Adoption is a good thing, it gives children a second chance of experiencing enduring family relationships when birth parents cannot care for them and no other reasonable options are available in the wider family.
You can prepare for nearly everything these days. You can revise, plan, organise, the lot. Only, annoyingly, one of the things you can't prepare for is, oh... just one of the biggest moments of your life.
I did not believe I had PND. My perception of the illness was based largely on the front page news stories about mothers harming themselves or their children and TV dramas that showed women with PND pushing their pram into the road.
Now my poor second daughter is, almost literally, banging on the door and ready to come into this world, and the billions of worldwide examples just can't stem my growing anxiety that I simply don't have enough love.
I have been told some horrific labour stories. Tales of three days worth of pain, mystery medical problems, blood, guts and gore. Women love to share, particularly when it comes to sharing their birthing stories. So far I have found two camps.
So here's the thing, it is almost six months since I gave birth to my daughter and it is glaringly obvious that she is ready to be weaned. 'Glaring' being the operative word because that is precisely what she is doing.
Childbirth is the most profound experience in a women's life. It is awesome, challenging, brutal, visceral, joyful, transporting, awful, deeply physical, incredible, powerful, at times, calm and in-flow, at other times all-consuming and over-whelming.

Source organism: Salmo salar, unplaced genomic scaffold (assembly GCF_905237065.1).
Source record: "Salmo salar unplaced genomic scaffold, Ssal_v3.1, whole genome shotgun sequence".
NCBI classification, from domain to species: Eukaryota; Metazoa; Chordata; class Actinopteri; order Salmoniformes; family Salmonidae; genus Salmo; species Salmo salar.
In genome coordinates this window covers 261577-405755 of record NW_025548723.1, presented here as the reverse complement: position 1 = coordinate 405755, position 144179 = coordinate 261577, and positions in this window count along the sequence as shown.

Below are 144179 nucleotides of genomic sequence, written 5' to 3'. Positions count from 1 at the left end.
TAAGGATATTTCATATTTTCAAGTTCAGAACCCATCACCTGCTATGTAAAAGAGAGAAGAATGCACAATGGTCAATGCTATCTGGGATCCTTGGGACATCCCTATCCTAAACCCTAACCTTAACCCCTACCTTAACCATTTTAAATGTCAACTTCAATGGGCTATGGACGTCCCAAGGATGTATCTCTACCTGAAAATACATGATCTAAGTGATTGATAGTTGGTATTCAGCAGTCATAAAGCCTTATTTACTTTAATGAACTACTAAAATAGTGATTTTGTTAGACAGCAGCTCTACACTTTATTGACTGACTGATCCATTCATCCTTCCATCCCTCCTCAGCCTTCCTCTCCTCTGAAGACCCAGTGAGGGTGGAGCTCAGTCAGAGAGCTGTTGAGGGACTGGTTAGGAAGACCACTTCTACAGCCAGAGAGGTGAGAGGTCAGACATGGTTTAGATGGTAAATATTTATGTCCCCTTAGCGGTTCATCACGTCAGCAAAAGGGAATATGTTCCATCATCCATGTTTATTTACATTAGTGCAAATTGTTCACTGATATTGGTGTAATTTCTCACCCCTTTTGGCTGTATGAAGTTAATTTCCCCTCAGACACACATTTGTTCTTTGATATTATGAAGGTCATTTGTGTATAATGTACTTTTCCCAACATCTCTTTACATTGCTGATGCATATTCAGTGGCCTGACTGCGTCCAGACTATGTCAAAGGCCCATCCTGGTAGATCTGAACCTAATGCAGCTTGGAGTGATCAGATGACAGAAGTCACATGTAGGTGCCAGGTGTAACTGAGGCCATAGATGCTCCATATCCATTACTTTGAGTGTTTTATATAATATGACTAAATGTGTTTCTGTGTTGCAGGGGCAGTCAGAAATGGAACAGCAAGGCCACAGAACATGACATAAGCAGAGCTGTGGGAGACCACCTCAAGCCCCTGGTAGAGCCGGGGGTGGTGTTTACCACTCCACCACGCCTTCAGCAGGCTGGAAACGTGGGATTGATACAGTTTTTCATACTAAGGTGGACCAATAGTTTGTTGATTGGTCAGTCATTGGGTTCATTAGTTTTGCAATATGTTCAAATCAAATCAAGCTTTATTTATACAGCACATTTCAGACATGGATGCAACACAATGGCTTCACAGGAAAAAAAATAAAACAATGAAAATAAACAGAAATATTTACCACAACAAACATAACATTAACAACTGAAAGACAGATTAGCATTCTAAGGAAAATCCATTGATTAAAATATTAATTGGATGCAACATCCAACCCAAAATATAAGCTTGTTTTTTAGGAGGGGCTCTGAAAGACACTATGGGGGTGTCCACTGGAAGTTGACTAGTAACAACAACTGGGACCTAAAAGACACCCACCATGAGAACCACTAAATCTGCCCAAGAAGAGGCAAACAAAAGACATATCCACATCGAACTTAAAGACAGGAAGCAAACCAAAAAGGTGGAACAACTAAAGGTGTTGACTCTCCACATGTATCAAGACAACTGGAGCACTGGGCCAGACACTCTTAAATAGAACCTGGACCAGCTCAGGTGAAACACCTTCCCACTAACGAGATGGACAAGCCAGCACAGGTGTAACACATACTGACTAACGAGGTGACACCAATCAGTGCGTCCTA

Well firstly, let me reassure you, it's very possible to fly with little ones and maintain your sanity, maybe even watch part of a movie and enjoy a glass of wine. There may be puke, there may be poo explosions, but you WILL survive.
Women in my family had warned me, spouted about peaches becoming spaniel ears and what have you, but I thought maybe it wouldn't happen to me. Perhaps it was a generational thing that - like perms and home owning - would basically pass mine by.
If childless people listened with any intensity to 90% of parents, the human race would be over within 100 years: most mums and dads don't just make it sound tough, it sounds like the worst thing that's ever happened to them.
Women after birth can look radiant and lovely, if they brush their hair, have a quick wash, put on some gloss and simply smile while holding their baby, but for most mothers that's the last thing on their mind.
Despite reading all the many books that well meaning friends cared to throw at me, I remained utterly oblivious to the fact that determination, desire and doggedness alone are not always enough to make breastfeeding happen.
Here are a few things we have discovered that might help you during those troubling times as well as a few luxuries that make the good times even better during those early days with your new baby.
Yes, Kate may be Royal. Yes, she may have a number of Royal advantages at her finger tips (that the rest of us don't) and, yes, she did look bloody gorgeous just hours after having her baby, but so the hell what?!
I hear your elder brother George is quite a big deal. My big sister, Freyja, is too. At least that is what it feels like sometimes. For a start, she had a baby book which is at least partly filled in. Mine is completely blank. I am not even sure if my parents have even opened it.
I was bloody lucky with my first son, he slept through the night from about 3.5 months and still does 12 hour stints now. People have often asked me for my secret to success and my reply? Er, I don't know, he just did it.